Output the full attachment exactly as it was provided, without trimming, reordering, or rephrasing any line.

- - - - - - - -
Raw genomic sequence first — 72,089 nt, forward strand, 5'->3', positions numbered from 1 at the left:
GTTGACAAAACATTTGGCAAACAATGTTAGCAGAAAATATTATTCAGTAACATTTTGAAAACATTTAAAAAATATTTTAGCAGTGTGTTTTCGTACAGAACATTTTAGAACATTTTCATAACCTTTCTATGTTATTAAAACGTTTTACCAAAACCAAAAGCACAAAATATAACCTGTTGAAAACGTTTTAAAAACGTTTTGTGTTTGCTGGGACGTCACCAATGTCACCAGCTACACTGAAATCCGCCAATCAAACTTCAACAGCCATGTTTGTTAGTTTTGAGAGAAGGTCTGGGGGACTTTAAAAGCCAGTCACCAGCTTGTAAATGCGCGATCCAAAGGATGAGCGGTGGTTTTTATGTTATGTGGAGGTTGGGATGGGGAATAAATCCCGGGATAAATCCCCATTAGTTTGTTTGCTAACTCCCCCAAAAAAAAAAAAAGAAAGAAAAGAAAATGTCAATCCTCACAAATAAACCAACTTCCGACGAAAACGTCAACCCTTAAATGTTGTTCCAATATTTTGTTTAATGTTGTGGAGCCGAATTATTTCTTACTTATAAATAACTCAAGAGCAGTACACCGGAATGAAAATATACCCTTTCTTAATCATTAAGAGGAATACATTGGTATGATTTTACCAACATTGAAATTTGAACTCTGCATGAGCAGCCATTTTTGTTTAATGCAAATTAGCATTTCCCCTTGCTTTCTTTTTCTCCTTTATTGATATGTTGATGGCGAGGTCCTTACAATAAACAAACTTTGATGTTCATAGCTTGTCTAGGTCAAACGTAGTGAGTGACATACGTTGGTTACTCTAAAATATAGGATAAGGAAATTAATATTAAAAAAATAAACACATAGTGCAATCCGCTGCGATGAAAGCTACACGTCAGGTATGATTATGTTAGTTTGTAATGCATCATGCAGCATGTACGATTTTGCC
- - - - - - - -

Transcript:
Raw genomic sequence first — 72,089 nt, forward strand, 5'->3', positions numbered from 1 at the left:
GTTGACAAAACATTTGGCAAACAATGTTAGCAGAAAATATTATTCAGTAACATTTTGAAAACATTTAAAAAATATTTTAGCAGTGTGTTTTCGTACAGAACATTTTAGAACATTTTCATAACCTTTCTATGTTATTAAAACGTTTTACCAAAACCAAAAGCACAAAATATAACCTGTTGAAAACGTTTTAAAAACGTTTTGTGTTTGCTGGGACGTCACCAATGTCACCAGCTACACTGAAATCCGCCAATCAAACTTCAACAGCCATGTTTGTTAGTTTTGAGAGAAGGTCTGGGGGACTTTAAAAGCCAGTCACCAGCTTGTAAATGCGCGATCCAAAGGATGAGCGGTGGTTTTTATGTTATGTGGAGGTTGGGATGGGGAATAAATCCCGGGATAAATCCCCATTAGTTTGTTTGCTAACTCCCCCAAAAAAAAAAAAAGAAAGAAAAGAAAATGTCAATCCTCACAAATAAACCAACTTCCGACGAAAACGTCAACCCTTAAATGTTGTTCCAATATTTTGTTTAATGTTGTGGAGCCGAATTATTTCTTACTTATAAATAACTCAAGAGCAGTACACCGGAATGAAAATATACCCTTTCTTAATCATTAAGAGGAATACATTGGTATGATTTTACCAACATTGAAATTTGAACTCTGCATGAGCAGCCATTTTTGTTTAATGCAAATTAGCATTTCCCCTTGCTTTCTTTTTCTCCTTTATTGATATGTTGATGGCGAGGTCCTTACAATAAACAAACTTTGATGTTCATAGCTTGTCTAGGTCAAACGTAGTGAGTGACATACGTTGGTTACTCTAAAATATAGGATAAGGAAATTAATATTAAAAAAATAAACACATAGTGCAATCCGCTGCGATGAAAGCTACACGTCAGGTATGATTATGTTAGTTTGTAATGCATCATGCAGCATGTACGATTTTGCC